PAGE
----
The masters of photography in the 20th century have paved the way for modern photographers. Before digital capture, social media and smartphones, photography was developed into an art form and mastered by only a handful of talented artists.

Their creation of iconic images has shaped and inspired today’s photographers and this article offers some tips on how to achieve the same portrait lighting as portrait masters like Yousuf Karsh, George Hurrell and Richard Avedon.

Light From Above
Portrait photography in the 1930’s was often done with natural and available light as tungsten lighting was fragile and expensive. Iconic Hollywood glamour photographer George Hurrell became known for his use of a large overhead skylight in his studio. He photographed big stars like Greta Garbo and Joan Crawford utilizing bright afternoon light from above. The high contrast but diffused light resulted in creamy highlights and deep but flattering shadows below the chin, nose and brow bone. Hurrell often used the skylight as the main key light and added additional lights and reflectors to fill in shadow areas.

In the example above, a large rectangular softbox was placed above the subject to emulate the overhead light of a skylight. If needed, a white reflector can be added below the subject to bounce light up and soften shadows.

One Light to Rule Them All
When pressed for time or working with a small budget, there is a lot you can achieve with one light source. Most photographers start with natural light and when they are ready to start using studio lighting it can be intimidating to know where to begin. I highly recommend starting with one light and learning it inside and out. It then becomes much easier to add a second light and then a third and more as needed.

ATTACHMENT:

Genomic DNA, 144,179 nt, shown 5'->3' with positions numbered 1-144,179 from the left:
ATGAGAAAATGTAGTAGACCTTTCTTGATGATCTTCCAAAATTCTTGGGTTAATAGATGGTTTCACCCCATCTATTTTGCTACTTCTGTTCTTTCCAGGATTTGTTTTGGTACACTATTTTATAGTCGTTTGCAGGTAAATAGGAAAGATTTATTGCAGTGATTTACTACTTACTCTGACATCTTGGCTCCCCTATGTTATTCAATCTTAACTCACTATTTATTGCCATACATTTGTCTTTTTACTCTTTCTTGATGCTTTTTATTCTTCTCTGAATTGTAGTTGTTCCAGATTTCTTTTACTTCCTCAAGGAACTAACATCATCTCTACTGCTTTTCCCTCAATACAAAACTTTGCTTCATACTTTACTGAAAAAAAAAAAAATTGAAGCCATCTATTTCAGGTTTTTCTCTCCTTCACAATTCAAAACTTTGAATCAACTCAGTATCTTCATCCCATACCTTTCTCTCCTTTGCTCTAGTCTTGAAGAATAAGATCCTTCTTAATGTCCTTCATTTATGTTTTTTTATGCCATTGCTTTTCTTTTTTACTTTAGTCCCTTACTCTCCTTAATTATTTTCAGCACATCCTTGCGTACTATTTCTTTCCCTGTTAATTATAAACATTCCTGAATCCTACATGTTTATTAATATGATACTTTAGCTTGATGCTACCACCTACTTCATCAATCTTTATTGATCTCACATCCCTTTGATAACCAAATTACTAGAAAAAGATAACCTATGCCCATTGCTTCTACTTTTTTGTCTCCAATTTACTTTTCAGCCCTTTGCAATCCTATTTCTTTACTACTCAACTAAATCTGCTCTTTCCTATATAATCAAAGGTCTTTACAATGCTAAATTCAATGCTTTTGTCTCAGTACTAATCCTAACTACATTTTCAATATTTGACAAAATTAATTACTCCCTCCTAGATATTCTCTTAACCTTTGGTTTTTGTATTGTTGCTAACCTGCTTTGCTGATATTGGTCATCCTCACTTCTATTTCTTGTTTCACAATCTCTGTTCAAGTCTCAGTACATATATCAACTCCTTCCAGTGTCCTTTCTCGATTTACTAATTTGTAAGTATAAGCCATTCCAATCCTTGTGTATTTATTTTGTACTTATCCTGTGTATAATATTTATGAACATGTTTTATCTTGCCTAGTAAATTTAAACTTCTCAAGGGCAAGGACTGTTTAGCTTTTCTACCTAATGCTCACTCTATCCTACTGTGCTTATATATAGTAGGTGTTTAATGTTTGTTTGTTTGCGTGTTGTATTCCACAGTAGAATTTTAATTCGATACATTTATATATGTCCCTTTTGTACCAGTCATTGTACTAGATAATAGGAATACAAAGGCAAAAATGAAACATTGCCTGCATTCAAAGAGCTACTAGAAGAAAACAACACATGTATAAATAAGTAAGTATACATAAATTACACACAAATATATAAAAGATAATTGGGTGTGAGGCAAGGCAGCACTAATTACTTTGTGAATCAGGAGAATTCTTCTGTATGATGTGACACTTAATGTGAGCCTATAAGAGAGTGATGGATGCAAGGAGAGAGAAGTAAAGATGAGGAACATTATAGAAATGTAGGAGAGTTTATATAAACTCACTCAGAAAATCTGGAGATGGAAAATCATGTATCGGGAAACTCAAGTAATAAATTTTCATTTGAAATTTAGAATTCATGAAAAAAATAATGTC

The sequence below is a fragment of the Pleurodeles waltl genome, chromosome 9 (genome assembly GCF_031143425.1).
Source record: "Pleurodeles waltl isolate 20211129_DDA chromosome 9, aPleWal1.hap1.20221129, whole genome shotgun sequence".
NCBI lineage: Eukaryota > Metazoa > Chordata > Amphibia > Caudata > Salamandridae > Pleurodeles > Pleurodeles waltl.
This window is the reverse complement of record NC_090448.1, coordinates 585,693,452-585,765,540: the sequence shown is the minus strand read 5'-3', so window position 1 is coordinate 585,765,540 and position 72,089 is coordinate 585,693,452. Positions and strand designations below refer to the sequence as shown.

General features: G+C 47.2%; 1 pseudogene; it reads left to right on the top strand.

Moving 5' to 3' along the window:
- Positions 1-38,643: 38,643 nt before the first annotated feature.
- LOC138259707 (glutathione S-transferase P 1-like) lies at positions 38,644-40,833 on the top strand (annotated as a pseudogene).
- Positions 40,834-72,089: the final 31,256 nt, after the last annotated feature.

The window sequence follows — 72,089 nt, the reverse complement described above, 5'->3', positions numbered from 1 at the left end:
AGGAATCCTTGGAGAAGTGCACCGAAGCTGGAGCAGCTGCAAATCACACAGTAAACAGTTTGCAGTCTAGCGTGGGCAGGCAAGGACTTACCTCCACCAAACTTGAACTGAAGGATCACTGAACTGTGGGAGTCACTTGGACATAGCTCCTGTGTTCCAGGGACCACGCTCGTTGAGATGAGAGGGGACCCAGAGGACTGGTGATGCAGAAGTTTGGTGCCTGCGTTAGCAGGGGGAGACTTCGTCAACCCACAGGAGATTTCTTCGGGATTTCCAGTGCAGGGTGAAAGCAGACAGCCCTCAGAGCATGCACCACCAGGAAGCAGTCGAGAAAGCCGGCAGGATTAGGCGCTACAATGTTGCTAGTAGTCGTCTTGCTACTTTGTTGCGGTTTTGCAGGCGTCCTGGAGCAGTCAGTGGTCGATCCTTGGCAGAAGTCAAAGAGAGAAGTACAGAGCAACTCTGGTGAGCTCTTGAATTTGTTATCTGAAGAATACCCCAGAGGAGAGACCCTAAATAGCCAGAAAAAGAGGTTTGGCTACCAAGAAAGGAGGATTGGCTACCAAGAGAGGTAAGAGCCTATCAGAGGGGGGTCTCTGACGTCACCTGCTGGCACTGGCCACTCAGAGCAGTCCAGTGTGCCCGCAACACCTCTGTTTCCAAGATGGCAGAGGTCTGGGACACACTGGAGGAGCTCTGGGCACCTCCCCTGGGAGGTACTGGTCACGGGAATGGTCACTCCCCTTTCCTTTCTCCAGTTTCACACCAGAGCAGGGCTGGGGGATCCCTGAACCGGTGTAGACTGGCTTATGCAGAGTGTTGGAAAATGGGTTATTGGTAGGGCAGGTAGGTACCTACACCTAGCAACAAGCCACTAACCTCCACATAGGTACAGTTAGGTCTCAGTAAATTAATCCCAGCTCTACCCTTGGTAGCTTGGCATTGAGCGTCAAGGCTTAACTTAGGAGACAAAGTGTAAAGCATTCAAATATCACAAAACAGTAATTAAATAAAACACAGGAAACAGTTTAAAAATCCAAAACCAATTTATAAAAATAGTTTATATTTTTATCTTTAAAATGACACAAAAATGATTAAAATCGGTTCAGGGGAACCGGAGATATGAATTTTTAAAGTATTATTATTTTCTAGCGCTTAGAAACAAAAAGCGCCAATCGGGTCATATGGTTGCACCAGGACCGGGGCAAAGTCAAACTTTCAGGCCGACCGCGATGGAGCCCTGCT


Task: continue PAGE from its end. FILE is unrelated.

With so many lighting modifiers available, one light can result in a myriad of lighting effects. Using a large modifier like an umbrella or octobox helps to spread the light and give you more than enough to work with for a portrait. In the example above, a large umbrella was used with a bright white studio backdrop to illuminate both the subject and the background.

Embrace Shadows
Photography is all about light but it can also be about the absence of light. Portrait master Yousuf Karsh was one of the first photographers to experiment with shadows in portraiture. Rather than using a light in front as his key light, he often placed a light behind his subject and let it wrap around his subject’s silhouette. This resulted in a rim-lighting effect with more shadows on the face than was traditionally done.

In the example above, a white umbrella was placed behind the subject and to one side. A large white reflector was placed opposite the umbrella to bounce a little more light into the frame. This ensured that there was detail on the back of the subject so that the outline of his head was not lost in shadow.

Looking back at the portrait masters of the 20th century provides both abundant inspiration and learned wisdom. With technology in photography advancing everyday, we can take what we have learned from the masters and create something shiny and new.

Born and raised on the West Coast, Laura Tillinghast began making art at a young age. She explored many mediums until finally discovering photography when she was 17 years old. From that point on, she knew she had found the tool she was looking for to bring her imagination to life. Shooting primarily advertising and editorial content, you never know what you will find in front of Laura's lens. Whether it is a gorgeous model, a rock band or a bowl of oatmeal, she shoots with the same goal in mind; make it beautiful. See more of Laura’s work at her website: